These and other similar AF ablation procedures are lengthy requiring an average of more than 200 minut es per case. Between 20% and 30% of patients report no change in symptoms after 6 months. This could be for several reasons, one of which is incomplete isolation. In one study of 187 patients, 52 reported no reduction in symptoms after 6 months. Fifteen of these patients were re-studied and 42 of 51 total pulmonary veins demonstrated electrical reconnection1. The patients were re-ablated and at 15 months all but 1 had improved symptoms. This indicates that incomplet e isolation was a likely cause for the poor outcome in these patients. This study suggests that if there were a better way to assess lesions, patient outcomes would be improved.

Biophysics of Ablation

        Ablation creates a non-disruptive coagulation necrosis of cardiac tissue. It kills the muscle cells preventing generation or conduction of an action potential, yet maintains the structural integrity of the tissue. Endocardial ablation is performed by steering a catheter tip to the target tissue and delivering RF energy (nominally 500k Hz, 20 Watts) for approximately 60 seconds. The RF current resistively heats the tissue in the immediate vicinity of the tip (1-2 mm)10. The heat from this tissue then conducts into deeper tissue and back into the catheter tip, a significant amount of heat is lost to the flowing blood flowing past the endocardial surface and around the catheter. The result is a lesion approximately 1 cm in depth and 1 cm in diameter.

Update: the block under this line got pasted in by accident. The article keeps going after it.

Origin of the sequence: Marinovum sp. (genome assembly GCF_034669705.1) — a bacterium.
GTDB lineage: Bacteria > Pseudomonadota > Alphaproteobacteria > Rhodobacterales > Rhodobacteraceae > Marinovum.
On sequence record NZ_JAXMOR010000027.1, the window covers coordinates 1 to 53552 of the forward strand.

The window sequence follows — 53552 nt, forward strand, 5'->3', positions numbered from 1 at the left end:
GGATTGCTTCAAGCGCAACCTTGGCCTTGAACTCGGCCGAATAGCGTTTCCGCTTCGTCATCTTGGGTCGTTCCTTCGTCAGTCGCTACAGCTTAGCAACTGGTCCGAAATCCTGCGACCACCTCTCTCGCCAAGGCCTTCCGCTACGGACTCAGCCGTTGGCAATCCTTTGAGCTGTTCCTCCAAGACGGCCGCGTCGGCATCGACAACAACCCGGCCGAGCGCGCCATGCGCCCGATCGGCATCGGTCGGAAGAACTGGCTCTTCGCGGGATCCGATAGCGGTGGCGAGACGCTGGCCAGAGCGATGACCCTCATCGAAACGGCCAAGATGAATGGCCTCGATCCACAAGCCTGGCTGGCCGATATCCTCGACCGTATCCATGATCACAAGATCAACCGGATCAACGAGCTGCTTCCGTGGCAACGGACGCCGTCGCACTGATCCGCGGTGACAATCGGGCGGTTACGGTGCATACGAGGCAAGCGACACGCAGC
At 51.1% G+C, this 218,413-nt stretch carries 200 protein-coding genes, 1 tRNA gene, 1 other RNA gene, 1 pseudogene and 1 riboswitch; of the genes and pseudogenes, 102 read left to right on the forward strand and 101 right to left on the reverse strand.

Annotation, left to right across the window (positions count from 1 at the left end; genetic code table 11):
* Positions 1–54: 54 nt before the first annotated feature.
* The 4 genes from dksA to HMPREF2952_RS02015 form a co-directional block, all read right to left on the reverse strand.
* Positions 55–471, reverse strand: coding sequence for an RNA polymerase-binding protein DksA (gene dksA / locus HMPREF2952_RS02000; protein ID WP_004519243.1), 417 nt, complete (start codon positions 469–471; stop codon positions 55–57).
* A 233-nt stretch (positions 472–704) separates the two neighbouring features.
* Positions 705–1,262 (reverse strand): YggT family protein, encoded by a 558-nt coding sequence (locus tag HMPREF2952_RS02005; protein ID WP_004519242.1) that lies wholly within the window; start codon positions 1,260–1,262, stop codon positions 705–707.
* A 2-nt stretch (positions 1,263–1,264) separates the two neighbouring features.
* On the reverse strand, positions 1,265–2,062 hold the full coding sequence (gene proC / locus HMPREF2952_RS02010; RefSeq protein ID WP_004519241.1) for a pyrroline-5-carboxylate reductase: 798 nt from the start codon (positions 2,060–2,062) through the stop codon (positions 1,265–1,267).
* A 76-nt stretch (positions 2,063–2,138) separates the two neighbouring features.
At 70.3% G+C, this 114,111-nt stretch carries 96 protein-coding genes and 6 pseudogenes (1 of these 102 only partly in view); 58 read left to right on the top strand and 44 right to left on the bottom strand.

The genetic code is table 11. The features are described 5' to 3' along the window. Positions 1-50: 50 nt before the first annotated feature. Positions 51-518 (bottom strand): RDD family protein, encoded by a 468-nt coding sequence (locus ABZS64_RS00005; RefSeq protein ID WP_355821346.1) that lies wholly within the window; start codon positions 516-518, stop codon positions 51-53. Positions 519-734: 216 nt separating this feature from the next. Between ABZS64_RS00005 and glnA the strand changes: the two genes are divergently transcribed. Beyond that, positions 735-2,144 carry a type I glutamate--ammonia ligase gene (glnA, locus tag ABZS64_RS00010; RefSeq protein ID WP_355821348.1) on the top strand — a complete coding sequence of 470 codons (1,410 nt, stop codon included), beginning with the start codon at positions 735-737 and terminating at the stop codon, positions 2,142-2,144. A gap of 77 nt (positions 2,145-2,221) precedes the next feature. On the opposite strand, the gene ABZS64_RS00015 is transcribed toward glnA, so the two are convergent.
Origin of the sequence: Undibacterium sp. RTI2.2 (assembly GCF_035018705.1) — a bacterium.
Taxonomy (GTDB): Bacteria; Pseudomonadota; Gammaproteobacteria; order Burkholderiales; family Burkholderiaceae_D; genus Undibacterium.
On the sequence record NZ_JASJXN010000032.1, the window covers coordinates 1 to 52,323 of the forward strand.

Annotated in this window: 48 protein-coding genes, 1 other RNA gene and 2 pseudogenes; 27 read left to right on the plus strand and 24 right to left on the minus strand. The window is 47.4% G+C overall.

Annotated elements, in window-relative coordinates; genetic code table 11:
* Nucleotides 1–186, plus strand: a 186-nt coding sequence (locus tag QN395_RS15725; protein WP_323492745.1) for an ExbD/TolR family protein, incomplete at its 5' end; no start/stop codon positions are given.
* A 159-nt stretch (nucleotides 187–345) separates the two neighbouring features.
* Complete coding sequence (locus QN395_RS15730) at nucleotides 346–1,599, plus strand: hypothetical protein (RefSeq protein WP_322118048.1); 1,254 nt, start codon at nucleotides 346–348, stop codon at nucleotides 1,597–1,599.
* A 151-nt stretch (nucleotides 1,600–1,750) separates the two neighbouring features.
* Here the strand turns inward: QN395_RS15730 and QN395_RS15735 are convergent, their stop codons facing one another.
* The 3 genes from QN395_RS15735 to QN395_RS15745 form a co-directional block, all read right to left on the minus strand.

Tissue overheating causes evolution of gas and subsequent explosion. Popping sounds can be heard frequently during ablation procedures. Popping can be associated with unwanted effects like blood boiling, endocardial rupture, catheter dislocation, and impedance rise11.

        Our group and others have shown that a host off actors affect lesion size including: duration of a burn12, catheter tip size13, tip orientation13, tip contact14, ground electrode location15 and local blood velocity16, 17. Modern RF generators monitor the temperature in the tip of the catheter and provide feedback to maintain the tip at a consistent temperature value. Thermal monitoring of the tip temperature has provided better control of overheating but lesion size is still highly variable18. With so many factors affecting lesion size, it is unreliable to predict if a lesion will be transmural based solely on parameter selection. Lesion size confirmation by imaging would significantly enhance ablation procedures by limiting unnecessary lesions, reducing the risk of steam explosions, preventing damage of collateral tissue.